Watch this. This is how it’s done.
Some years back, Robert Mueller was giving a commencement address at the College of William and Mary. This former director of the FBI in the first Bush administration is the epitome of dignity and class. He is anything but a comic or comedian. That day, speaking on “Fidelity, Bravery, and Integrity,” which he called the motto of the Bureau, he demonstrated a great way to use humor in a serious talk.
“In one of my first positions with the Department of Justice, more than thirty years ago, I found myself head of the Criminal Division in the U.S. Attorney’s Office in Boston. I soon realized that lawyers would come into my office for one of two reasons: either to ‘see and be seen’ on the one hand, or to obtain a decision on some aspect of their work, on the other hand. I quickly fell into the habit of asking one question whenever someone walked in the door, and that question was ‘What is the issue?’
“One evening I came home to my wife, who had had a long day teaching and then coping with our two young daughters. She began to describe her day to me. After just a few minutes, I interrupted, and rather peremptorily asked, ‘What is the issue?’
This has happened to me more than once. I’m sitting in some huge meeting with hundreds of the Lord’s people representing churches across our state or country. A large number of preachers are in the audience. The speaker is sounding forth on some subject of importance to us all.
Suddenly, the speaker comes out with a statement that gets a hearty “amen,” something that sounds profound and undergirds the point he is making. He goes on in the message and everyone in the room but one person stays with him. Me, I’m stuck at that statement. Where did he get that, I wonder. Is it true? How can we know?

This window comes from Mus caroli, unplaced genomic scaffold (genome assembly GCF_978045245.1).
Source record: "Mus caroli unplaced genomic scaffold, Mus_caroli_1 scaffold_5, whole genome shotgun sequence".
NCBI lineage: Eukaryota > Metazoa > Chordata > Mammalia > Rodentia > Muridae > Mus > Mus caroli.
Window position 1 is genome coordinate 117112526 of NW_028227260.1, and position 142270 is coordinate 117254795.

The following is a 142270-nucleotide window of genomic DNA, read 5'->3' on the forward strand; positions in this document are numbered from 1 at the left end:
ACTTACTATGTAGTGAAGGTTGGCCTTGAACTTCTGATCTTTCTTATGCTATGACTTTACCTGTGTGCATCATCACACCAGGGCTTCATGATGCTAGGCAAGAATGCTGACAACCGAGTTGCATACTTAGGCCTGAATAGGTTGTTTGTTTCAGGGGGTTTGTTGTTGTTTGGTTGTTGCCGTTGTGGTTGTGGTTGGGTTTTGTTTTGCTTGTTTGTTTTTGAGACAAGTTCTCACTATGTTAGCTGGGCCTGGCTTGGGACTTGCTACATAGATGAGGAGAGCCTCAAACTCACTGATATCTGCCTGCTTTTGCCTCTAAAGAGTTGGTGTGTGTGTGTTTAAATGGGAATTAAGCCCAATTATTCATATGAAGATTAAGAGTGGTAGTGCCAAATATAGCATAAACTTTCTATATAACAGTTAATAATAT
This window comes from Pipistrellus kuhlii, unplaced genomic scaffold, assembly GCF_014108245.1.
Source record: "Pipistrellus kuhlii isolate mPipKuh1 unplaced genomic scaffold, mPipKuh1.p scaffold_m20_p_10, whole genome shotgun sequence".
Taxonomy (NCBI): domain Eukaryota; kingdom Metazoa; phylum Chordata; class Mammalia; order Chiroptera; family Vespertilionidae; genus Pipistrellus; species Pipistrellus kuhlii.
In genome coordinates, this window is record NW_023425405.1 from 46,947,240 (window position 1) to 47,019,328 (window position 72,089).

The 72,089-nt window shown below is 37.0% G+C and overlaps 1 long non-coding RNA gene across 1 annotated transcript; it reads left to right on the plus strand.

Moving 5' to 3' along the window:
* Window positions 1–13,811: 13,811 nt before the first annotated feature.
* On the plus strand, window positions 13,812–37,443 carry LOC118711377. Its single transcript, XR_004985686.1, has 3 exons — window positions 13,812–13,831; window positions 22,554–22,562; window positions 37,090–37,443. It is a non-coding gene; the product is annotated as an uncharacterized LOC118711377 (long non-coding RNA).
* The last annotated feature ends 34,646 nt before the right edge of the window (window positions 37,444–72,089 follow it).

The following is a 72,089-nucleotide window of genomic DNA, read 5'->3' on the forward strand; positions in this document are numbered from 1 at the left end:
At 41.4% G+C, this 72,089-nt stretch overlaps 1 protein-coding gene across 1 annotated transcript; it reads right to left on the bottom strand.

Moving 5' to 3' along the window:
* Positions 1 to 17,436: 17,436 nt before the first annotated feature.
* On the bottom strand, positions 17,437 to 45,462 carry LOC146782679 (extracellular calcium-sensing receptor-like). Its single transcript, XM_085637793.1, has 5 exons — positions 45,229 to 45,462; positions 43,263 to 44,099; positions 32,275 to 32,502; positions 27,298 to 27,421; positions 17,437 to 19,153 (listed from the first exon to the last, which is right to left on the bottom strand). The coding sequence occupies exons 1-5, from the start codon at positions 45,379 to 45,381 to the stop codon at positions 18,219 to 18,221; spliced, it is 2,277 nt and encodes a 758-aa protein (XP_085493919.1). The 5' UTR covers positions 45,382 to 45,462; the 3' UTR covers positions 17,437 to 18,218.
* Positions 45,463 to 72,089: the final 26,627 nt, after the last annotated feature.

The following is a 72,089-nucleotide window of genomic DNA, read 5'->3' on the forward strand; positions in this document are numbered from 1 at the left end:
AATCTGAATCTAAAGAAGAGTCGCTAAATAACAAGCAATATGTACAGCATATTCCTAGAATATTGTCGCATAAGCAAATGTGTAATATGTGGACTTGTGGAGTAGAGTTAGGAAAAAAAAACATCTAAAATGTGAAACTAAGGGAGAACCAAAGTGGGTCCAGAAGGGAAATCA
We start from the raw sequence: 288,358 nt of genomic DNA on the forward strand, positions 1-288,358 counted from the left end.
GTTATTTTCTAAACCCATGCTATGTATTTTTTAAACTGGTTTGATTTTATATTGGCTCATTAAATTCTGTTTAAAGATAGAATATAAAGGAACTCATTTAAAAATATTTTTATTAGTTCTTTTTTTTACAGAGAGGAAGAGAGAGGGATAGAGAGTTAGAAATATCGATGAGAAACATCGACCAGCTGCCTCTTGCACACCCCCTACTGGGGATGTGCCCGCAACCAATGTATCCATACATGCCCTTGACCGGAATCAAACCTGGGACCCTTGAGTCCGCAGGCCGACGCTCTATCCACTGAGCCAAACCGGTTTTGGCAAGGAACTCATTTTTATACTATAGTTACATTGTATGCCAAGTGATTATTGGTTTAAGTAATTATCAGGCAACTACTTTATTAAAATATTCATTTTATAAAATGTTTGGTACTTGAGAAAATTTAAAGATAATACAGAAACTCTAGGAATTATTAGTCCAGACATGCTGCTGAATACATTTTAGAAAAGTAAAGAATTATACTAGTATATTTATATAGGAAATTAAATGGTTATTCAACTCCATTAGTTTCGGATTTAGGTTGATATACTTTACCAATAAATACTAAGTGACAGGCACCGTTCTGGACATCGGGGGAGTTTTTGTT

The speaker says something that stops us in our tracks.
Ever happen to you?
If “Facebook,” that wonderful and exasperating social networking machine, has taught us anything, it’s to distrust percentages and question quotations.
This is about what laypeople need to know about speaking in “big church.” You’ll understand that by big church, I mean you’re addressing a large group in the sanctuary. And laypeople means non-preachers.
Many non-clergy are outstanding (pun intended) on their feet in front of large groups. Schoolteachers and other educators come to mind. But the typical church member, even one who teaches a Sunday School class, is out of his,her element when suddenly thrust in front of the whole church.
They walk onto the platform (let’s not call it a “stage”) and stand at the pulpit, then look around. Wow. Things sure look different up here, they think. They open their mouth and begin to speak.
Anything can happen.
Then I said, ‘Ah, Lord God! I cannot speak, for I am a youth.’ But the Lord said to me, ‘Do not say, I am a youth. For you shall go to all to whom I send you, and whatever I command you, you shall speak. Do not be afraid of their faces, for I am with you to deliver you,’ says the Lord. (Jeremiah 1:6-8)
Short answer: Work at it.
Longer answer: Read, listen, attend, ask, study, change, improve.
I used to have a professional speaker in my church. When I asked her for advice, she declined. I was disappointed. I would loved to have had some helpful pointers from her. (Many years later, we are still in contact and to my pleasant surprise, she remembers only how effective I was. I’m thankful for her poor memory!)
I bought a magazine at Barnes & Noble the other day. OnPoint costs like a hardbound but is a slick quarterly from the Harvard Business Review. The entire Summer 2019 issue is devoted to “How to Become a Fearless Speaker.”
I paid $20 bucks for it.
If I get one or two great ideas, it’ll be an excellent investment.
And that’s another point worth remembering, pastor: Always be open to improving your technique.